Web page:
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What is Biopunk?

I will be the first to admit that when it comes down to sci-fi subgenres, I’m a bit of a noob. I have read some, like dystopian, but I certainly couldn’t name you a whole lot of books in other genres. So as I was researching what I wanted to do for sci-fi month I stumbled on biopunk.

It made me pause for a minute. Because what is that?

The Short Version

Biopunk is a subgenre that focuses on biotechnology. It is something that has gotten seperated from cyberpunk over the years, though looking back there are certainly older works that can also be seen as biopunk rather than just cyberpunk. You could also see it as a subgenre of cyberpunk. Where cyberpunk focuses more on information technology, biopunk focuses more on the implications of biotechnology.

The Long Version

Cyberpunk is a bigger subgenre that as said focuses on information technology. It focuses on a future where there are rapid technological advantages and invasive changes to the body. Which is the cyber part. The punk part is where the main character is often an alone person living on the edge of society, doing things completely their own way. Someone who in a way, rebels to society’s norms.

Biopunk continues to build on that but replaces the information technologyy with biotechnology.  You can think of human or animal experimentations, genetic engineering or mega corporations that have an exclusive control on biotechnology advantages for instance. It shows the consequences of going over certain boundaries when knowledge is all you care about or when you want to gain power through all means possible.

Main characters of biopunk are often victims of experimentations and genetic engineering. Or they come across it and are struck with the wrongness of it all. How it goes against our morals of how people should be treated. Or it all goes so terribly wrong and they are the victim of that. A well known element of cyberpunk is the illegal laboratory or clinic.

Widely Accepted?

Having said all the above, biopunk is not a subgenre that is widely accepted. There are a lot of people that argue that biopunk isn’t a real subgenre and that it is just cyberpunk. More so many argue that it falls over into so many other subgenres of cyberpunk and that it doesn’t seem to be able to hold to its own rules.

My personal opinion to that is that a lot of genres and subgenres fall over into each other these days. Very rarely do you come across a book that is strictly this or that genre, and it can trigger a lot of discussion and conversation. Which I think is great. None of that means that the subgenre doesn’t exist. So I won’t swipe biopunk away under a rug. Lets have the conversations and discussions on what makes cyberpunk, biopunk, dieselpunk and the like.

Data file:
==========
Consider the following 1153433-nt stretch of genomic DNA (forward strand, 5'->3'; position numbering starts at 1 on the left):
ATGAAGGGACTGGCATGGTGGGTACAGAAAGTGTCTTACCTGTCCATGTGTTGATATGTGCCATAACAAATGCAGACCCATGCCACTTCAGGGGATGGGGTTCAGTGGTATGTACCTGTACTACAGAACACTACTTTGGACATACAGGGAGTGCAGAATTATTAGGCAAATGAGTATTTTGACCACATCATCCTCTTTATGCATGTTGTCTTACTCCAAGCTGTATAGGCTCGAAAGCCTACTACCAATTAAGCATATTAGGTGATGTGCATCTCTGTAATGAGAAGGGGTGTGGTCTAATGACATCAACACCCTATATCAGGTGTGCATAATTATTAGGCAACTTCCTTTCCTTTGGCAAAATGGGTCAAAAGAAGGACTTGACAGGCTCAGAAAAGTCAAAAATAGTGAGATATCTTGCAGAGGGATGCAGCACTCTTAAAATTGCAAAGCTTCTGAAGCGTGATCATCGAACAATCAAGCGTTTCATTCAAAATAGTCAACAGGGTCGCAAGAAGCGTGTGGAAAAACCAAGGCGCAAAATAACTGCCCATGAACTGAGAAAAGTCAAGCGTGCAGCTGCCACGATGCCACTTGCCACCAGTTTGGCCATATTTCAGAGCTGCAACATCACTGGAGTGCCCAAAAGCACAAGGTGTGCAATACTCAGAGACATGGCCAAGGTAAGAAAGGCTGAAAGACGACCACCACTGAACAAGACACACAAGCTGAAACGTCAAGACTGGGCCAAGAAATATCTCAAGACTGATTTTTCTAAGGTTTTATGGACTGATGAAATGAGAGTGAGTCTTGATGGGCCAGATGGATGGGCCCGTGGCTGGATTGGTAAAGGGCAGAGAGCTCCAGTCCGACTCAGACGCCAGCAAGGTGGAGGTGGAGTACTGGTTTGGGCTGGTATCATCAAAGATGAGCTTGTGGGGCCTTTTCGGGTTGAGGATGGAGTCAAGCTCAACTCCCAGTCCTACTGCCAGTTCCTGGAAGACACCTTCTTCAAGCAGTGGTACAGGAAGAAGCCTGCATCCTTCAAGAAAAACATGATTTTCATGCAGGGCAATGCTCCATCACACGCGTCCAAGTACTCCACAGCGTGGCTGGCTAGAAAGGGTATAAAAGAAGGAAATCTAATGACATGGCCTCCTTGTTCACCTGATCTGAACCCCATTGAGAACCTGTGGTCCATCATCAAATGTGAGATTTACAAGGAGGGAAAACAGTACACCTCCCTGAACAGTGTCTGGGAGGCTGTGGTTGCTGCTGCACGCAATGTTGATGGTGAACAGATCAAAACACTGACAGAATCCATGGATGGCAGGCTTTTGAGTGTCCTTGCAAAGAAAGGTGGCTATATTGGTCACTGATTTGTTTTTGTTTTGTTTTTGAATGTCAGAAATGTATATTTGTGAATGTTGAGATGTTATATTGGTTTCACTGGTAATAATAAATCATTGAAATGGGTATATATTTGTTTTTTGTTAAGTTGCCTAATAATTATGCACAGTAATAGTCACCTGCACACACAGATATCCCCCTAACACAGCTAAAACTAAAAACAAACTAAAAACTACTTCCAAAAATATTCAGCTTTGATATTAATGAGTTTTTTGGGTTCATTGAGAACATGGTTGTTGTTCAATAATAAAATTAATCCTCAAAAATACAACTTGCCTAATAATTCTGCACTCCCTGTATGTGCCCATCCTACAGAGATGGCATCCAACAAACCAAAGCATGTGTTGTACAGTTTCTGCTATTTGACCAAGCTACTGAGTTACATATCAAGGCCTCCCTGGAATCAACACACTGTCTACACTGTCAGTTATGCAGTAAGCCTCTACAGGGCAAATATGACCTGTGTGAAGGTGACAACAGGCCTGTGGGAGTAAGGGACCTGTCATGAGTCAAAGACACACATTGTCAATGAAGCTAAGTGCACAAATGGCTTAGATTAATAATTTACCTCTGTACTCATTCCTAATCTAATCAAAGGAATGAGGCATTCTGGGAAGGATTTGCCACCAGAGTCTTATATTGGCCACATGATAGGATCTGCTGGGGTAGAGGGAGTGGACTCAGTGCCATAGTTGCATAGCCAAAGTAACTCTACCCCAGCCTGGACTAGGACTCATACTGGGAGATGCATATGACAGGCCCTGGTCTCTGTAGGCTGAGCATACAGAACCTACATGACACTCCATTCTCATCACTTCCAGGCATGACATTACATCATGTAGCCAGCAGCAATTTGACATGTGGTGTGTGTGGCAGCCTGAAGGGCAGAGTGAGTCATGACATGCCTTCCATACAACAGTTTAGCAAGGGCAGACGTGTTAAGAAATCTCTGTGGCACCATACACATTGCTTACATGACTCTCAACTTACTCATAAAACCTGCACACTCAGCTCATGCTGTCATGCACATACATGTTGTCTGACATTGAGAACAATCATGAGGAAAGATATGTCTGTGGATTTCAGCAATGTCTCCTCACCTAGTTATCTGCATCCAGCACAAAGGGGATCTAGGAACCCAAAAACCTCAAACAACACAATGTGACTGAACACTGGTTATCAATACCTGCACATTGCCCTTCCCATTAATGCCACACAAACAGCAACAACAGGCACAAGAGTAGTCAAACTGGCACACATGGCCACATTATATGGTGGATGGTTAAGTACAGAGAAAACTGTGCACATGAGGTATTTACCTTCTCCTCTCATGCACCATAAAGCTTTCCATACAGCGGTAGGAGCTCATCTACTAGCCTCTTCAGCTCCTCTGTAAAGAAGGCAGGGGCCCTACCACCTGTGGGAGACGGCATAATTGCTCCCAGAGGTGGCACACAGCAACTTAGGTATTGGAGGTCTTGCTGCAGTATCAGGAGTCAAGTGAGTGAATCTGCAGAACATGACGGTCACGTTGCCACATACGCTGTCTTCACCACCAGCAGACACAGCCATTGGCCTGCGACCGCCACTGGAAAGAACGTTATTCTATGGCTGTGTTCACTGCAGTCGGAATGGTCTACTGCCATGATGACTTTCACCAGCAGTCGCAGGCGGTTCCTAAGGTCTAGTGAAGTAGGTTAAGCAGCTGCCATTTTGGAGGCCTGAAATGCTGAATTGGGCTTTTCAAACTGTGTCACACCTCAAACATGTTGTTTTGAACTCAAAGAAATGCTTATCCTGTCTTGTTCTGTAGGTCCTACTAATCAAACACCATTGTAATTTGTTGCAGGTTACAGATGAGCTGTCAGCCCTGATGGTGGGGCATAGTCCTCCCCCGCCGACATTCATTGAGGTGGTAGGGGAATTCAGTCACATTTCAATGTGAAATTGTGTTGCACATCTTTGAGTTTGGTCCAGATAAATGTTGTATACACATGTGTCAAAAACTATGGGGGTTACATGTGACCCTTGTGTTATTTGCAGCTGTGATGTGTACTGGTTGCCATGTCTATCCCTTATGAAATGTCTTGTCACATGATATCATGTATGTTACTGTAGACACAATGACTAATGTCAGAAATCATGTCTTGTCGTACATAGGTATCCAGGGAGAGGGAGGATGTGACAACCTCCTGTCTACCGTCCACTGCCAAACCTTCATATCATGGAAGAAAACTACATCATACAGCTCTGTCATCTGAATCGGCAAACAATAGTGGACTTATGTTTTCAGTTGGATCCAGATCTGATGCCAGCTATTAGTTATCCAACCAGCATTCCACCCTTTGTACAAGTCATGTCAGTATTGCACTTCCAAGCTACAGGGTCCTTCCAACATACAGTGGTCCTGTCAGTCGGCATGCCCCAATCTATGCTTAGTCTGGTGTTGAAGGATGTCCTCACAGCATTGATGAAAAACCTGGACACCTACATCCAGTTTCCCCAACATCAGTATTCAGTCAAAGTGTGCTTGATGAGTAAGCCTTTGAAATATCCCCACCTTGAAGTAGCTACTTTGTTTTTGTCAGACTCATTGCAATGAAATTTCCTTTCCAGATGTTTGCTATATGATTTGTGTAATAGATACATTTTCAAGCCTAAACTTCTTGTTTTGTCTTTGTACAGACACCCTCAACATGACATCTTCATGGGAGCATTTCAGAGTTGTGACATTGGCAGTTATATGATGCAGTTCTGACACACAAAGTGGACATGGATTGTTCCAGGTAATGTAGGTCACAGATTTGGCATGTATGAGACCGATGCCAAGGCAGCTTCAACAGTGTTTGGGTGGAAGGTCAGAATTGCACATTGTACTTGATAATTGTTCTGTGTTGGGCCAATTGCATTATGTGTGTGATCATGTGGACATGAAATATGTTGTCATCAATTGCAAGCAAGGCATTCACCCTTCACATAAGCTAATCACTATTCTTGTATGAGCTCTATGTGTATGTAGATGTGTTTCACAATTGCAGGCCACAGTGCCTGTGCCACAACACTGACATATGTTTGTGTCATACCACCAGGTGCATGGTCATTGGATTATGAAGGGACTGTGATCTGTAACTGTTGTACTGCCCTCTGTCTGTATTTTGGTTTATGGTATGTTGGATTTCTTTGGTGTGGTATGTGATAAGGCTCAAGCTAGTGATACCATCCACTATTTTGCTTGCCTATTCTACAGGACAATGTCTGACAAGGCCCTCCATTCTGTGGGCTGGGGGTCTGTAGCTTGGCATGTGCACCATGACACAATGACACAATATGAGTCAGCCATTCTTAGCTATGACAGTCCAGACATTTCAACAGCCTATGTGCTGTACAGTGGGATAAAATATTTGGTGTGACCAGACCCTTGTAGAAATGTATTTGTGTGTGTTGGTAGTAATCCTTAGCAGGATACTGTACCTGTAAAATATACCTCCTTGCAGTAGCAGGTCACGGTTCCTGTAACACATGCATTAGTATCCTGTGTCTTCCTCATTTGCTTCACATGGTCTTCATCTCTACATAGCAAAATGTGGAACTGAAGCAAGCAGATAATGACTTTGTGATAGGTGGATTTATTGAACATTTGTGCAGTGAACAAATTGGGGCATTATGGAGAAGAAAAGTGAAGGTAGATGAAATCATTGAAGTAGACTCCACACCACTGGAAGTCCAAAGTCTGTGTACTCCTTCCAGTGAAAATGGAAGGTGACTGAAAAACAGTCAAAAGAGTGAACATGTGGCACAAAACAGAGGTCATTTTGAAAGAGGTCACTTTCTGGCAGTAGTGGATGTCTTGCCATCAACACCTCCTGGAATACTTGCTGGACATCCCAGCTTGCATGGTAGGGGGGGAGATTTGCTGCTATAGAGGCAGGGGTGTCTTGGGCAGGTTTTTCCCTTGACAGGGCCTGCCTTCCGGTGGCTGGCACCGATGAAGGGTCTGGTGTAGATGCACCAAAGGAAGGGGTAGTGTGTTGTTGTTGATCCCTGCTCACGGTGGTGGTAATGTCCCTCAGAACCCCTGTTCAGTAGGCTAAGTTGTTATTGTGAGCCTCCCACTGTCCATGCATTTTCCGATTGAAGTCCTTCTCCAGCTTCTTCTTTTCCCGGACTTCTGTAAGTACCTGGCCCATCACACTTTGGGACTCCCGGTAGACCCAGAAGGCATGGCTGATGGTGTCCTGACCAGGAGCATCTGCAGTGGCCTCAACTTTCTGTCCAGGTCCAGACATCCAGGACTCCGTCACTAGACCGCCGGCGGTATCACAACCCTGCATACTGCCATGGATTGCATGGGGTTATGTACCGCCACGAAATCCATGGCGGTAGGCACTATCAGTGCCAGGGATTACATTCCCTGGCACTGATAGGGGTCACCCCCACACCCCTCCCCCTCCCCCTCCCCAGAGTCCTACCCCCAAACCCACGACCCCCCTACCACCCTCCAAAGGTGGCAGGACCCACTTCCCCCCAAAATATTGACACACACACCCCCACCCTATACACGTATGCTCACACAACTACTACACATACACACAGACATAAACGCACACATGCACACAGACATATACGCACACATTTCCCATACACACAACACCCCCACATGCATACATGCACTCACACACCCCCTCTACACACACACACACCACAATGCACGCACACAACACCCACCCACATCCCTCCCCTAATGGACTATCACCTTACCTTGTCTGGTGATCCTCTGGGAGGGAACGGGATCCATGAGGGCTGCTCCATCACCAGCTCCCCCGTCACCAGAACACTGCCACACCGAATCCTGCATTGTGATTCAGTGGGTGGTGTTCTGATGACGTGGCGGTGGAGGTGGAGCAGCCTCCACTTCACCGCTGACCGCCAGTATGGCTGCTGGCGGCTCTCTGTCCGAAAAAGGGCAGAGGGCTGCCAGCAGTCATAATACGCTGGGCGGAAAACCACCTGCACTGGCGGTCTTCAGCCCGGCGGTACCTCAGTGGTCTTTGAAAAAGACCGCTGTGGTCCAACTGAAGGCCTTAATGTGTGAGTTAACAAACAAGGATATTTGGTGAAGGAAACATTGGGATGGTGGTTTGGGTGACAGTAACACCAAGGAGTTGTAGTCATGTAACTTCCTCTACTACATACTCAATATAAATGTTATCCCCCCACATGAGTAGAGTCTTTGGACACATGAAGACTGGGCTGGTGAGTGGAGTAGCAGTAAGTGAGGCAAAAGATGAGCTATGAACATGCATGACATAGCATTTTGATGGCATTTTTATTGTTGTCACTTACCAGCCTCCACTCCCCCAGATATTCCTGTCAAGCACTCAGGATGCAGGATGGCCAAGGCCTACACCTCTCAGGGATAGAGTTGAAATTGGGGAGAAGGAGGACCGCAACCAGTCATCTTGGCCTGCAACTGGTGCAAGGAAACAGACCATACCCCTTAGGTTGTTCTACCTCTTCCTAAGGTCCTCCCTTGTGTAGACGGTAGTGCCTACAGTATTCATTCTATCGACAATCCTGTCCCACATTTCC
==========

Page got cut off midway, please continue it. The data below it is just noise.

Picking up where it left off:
The Island of Dr. Moreau / Biofunk / Unwind / Jurassic Park / Frankenstein

Movies/Tv Shows/Anime
Orphan Black / Dark Angel / Blade Runner / Gattaca / Akira

Bioshock / Prototype

Have you read a book that could be considered biopunk?

16 thoughts on “What is Biopunk?

  1. I like the idea of biopunk. I’ve been a fan of cyberpunk for a while, and I feel like there can be some overlap between the two for sure, but I’m comfortable with it being its own subgenre. I think it’s really fascinating given the emphasis on the biotech aspects. Makes me think of the body modding referred to a lot in Becky Chambers’ books, especially The Long Way To A Small Angry Planet.

    Orphan Black definitely seems like a great example, and Dr. Moreau and Jurassic PArk even too.

    I’d love to read more biopunk stuff.

    Liked by 2 people

  2. I don’t read a ton of Scifi so I’m not really in a position to offer an opinion on whether certain subgenres should exist based on my reading! But what you said about the difference between the two categories does make sense-certainly overlap but a different vibe. I’m fine with that distinction. I’ve read quite a few books that would come into these two genres I think but it might take a while for me to decide which is which.

    Liked by 1 person

  3. I love thinking about genres in science-fiction and fantasy, because they’re two such BROAD genres that you can’t possibly compartmentalize all the books out there within them. I like the idea of biopunk a lot more than strictly cyberpunk, because for some reason, it’s scarier? I can’t explain it, haha, but Unwind was one of the most disturbing books I’ve ever read because of this very reason. Great, comprehensive post, Annemieke! ❤

    Liked by 1 person

    1. Agreed, I think it is scarier too. Biopunk draws me more than cyberpunk does as well. The idea that some can just do that to a body, to a person. bleh. I’ll have to check out Unwind sometime. 🙂


  4. I say it’s its own subgenre because how is something that is based on bio technology “cyber”? That would be like saying computer science and biology the same thing. And you are right many subgenres spill over into each other. I think you have to determine what the book is percentage wise. I love that you included The Island of Dr. Moreau, and Frankenstein. 👍✨

    Liked by 1 person

    1. I completely agree. They aren’t the same at all.
      Yup and that can be a bit personal as some think the focus lays in different places than others do.
      Those were the first that came to mind for this subgenre. 😀


  5. Ik ben momenteel aan een nieuwe Boekenkast in cijfers bezig en ondervind daarbij nog maar eens hoe moeilijk het soms is om boeken per genre in te delen vermits ze vaak overlappen. Ergens is het dus soms gewoon een kwestie van kiezen welk verhaal-element voor mij het belangrijkste was. De romantiek, de setting, de … Ik denk trouwens niet dat ik al een boek in dit specifieke subgenre heb gelezen.

    Liked by 1 person

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